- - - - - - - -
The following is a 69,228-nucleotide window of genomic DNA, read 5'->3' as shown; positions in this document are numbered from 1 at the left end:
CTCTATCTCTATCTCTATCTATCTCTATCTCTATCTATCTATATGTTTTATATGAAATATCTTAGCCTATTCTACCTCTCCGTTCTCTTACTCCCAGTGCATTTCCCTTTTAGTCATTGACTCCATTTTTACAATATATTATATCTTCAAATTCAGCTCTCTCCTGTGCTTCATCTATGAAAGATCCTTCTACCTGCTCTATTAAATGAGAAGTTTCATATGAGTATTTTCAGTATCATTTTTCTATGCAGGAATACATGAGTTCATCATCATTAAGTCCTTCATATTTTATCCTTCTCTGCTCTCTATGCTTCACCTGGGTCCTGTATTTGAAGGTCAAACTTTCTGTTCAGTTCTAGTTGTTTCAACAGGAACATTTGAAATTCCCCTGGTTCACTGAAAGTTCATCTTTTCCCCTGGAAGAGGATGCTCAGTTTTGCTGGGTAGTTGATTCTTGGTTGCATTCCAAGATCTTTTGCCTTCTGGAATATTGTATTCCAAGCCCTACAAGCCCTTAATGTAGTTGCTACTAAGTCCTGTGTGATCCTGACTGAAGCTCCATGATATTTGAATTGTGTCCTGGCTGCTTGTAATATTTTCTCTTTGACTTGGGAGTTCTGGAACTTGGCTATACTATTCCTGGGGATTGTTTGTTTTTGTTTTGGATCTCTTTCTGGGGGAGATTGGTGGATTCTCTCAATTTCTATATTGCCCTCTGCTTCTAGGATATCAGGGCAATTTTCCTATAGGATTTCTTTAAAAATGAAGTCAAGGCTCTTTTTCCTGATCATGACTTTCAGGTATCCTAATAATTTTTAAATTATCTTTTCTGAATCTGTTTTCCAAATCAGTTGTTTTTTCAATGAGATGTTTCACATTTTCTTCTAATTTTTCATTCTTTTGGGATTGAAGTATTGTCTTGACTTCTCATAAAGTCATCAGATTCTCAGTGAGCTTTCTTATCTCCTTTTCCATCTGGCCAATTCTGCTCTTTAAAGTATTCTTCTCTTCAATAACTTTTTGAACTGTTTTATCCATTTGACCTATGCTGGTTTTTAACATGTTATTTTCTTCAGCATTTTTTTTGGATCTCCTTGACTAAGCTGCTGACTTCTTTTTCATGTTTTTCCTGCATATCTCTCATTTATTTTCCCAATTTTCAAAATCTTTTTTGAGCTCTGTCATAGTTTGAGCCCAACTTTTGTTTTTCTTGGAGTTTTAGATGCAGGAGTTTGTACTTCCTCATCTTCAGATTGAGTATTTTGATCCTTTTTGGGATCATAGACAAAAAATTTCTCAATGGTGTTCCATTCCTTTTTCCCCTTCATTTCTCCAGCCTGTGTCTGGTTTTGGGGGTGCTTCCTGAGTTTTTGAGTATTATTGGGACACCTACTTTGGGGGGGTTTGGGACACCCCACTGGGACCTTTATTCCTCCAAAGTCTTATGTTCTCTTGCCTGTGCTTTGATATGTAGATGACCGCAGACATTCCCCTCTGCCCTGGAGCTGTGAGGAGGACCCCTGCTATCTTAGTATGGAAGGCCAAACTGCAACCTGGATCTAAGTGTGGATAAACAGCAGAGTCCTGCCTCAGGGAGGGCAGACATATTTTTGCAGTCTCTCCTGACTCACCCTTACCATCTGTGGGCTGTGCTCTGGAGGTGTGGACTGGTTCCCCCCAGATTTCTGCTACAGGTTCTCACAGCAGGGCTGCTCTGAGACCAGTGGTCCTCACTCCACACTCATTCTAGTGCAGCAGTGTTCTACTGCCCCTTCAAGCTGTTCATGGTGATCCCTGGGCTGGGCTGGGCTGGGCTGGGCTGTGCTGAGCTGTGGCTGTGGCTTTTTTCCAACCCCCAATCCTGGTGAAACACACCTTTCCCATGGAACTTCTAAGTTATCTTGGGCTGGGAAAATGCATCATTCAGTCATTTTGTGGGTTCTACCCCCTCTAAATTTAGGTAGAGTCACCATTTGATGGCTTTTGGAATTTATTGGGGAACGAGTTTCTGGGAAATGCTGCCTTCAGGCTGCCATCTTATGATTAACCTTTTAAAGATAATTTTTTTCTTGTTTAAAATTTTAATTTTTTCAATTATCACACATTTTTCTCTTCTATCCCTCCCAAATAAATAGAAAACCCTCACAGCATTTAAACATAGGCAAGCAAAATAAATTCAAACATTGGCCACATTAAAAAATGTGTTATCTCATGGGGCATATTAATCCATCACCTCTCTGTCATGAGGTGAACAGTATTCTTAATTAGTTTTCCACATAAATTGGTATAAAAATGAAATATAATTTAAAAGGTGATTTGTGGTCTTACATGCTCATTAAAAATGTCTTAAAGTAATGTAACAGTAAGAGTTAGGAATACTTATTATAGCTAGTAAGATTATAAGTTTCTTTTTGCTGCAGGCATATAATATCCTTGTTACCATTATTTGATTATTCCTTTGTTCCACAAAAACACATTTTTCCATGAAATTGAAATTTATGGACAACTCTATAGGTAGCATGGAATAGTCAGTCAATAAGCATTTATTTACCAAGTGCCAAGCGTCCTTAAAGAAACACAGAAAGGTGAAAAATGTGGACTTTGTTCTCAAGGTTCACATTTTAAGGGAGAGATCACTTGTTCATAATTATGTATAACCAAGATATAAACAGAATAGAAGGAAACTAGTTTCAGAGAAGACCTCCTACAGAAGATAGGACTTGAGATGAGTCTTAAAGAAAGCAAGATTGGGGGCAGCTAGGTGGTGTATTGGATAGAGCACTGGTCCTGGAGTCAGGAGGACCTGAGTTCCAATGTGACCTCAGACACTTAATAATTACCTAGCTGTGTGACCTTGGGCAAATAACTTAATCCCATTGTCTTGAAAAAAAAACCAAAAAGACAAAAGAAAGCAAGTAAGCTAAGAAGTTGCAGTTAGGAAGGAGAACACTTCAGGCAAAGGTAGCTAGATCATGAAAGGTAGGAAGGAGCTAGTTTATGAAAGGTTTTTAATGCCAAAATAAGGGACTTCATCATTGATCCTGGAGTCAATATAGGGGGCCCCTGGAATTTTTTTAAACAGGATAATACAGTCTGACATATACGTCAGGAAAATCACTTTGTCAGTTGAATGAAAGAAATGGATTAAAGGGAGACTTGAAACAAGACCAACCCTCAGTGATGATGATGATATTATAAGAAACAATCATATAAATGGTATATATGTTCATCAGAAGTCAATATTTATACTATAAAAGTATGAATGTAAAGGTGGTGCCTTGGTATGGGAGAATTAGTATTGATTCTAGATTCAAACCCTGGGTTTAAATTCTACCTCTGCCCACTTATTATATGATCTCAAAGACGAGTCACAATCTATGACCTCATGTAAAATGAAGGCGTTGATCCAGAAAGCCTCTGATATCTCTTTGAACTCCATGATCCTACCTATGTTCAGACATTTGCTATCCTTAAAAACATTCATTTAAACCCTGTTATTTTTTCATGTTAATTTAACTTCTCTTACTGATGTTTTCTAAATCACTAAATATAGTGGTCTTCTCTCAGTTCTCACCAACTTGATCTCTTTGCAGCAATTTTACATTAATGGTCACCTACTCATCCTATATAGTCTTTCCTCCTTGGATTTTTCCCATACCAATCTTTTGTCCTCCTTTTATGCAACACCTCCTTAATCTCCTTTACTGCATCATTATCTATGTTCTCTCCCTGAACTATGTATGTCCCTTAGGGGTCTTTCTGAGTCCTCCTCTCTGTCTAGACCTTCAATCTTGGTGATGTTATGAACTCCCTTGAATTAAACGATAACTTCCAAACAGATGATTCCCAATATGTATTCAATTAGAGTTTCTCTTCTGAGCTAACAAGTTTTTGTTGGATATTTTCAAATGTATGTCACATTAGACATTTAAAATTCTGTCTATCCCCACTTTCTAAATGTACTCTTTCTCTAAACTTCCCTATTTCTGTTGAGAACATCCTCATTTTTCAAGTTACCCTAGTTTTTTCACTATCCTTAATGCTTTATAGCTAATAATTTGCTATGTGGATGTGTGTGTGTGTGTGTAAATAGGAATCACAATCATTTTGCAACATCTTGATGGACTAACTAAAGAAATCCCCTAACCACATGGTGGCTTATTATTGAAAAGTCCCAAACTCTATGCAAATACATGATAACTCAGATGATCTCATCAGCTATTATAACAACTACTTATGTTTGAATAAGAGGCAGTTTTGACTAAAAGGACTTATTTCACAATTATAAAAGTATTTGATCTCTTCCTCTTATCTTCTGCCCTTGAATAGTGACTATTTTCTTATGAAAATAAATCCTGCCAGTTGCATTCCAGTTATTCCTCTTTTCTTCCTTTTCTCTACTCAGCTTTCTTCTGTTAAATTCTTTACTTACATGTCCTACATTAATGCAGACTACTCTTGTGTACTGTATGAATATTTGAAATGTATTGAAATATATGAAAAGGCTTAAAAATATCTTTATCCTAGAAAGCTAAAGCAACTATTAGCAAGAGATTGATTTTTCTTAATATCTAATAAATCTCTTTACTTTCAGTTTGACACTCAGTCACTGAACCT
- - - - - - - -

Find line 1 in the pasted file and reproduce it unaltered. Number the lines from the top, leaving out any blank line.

The following is a 69,228-nucleotide window of genomic DNA, read 5'->3' as shown; positions in this document are numbered from 1 at the left end: